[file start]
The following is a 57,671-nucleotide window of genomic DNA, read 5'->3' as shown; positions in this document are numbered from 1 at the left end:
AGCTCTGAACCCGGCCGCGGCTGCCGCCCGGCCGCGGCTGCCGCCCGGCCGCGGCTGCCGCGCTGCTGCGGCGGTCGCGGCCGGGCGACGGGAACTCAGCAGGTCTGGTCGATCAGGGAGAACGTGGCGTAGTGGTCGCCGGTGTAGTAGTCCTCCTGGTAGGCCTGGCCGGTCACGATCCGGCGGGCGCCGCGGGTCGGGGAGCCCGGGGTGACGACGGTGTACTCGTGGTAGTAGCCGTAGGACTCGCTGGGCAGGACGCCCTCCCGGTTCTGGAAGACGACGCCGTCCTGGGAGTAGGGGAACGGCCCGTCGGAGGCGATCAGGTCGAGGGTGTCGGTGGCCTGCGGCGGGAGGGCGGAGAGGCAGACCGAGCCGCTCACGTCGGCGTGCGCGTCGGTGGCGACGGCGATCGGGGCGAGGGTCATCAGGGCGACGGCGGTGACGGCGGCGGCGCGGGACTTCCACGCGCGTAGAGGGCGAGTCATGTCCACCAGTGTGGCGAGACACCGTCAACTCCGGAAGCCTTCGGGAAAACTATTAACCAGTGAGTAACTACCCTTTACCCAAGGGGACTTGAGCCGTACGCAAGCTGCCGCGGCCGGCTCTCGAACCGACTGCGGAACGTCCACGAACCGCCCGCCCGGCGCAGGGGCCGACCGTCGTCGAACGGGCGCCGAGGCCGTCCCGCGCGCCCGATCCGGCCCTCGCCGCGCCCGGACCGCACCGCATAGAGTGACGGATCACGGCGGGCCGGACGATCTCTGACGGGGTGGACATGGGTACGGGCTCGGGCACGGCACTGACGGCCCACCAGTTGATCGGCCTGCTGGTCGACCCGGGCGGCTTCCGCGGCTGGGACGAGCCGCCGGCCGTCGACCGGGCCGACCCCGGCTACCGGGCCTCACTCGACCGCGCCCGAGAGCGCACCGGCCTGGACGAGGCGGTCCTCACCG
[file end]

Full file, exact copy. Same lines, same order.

The following is a 57,671-nucleotide window of genomic DNA, read 5'->3' as shown; positions in this document are numbered from 1 at the left end:
AGCTCTGAACCCGGCCGCGGCTGCCGCCCGGCCGCGGCTGCCGCCCGGCCGCGGCTGCCGCGCTGCTGCGGCGGTCGCGGCCGGGCGACGGGAACTCAGCAGGTCTGGTCGATCAGGGAGAACGTGGCGTAGTGGTCGCCGGTGTAGTAGTCCTCCTGGTAGGCCTGGCCGGTCACGATCCGGCGGGCGCCGCGGGTCGGGGAGCCCGGGGTGACGACGGTGTACTCGTGGTAGTAGCCGTAGGACTCGCTGGGCAGGACGCCCTCCCGGTTCTGGAAGACGACGCCGTCCTGGGAGTAGGGGAACGGCCCGTCGGAGGCGATCAGGTCGAGGGTGTCGGTGGCCTGCGGCGGGAGGGCGGAGAGGCAGACCGAGCCGCTCACGTCGGCGTGCGCGTCGGTGGCGACGGCGATCGGGGCGAGGGTCATCAGGGCGACGGCGGTGACGGCGGCGGCGCGGGACTTCCACGCGCGTAGAGGGCGAGTCATGTCCACCAGTGTGGCGAGACACCGTCAACTCCGGAAGCCTTCGGGAAAACTATTAACCAGTGAGTAACTACCCTTTACCCAAGGGGACTTGAGCCGTACGCAAGCTGCCGCGGCCGGCTCTCGAACCGACTGCGGAACGTCCACGAACCGCCCGCCCGGCGCAGGGGCCGACCGTCGTCGAACGGGCGCCGAGGCCGTCCCGCGCGCCCGATCCGGCCCTCGCCGCGCCCGGACCGCACCGCATAGAGTGACGGATCACGGCGGGCCGGACGATCTCTGACGGGGTGGACATGGGTACGGGCTCGGGCACGGCACTGACGGCCCACCAGTTGATCGGCCTGCTGGTCGACCCGGGCGGCTTCCGCGGCTGGGACGAGCCGCCGGCCGTCGACCGGGCCGACCCCGGCTACCGGGCCTCACTCGACCGCGCCCGAGAGCGCACCGGCCTGGACGAGGCGGTCCTCACCG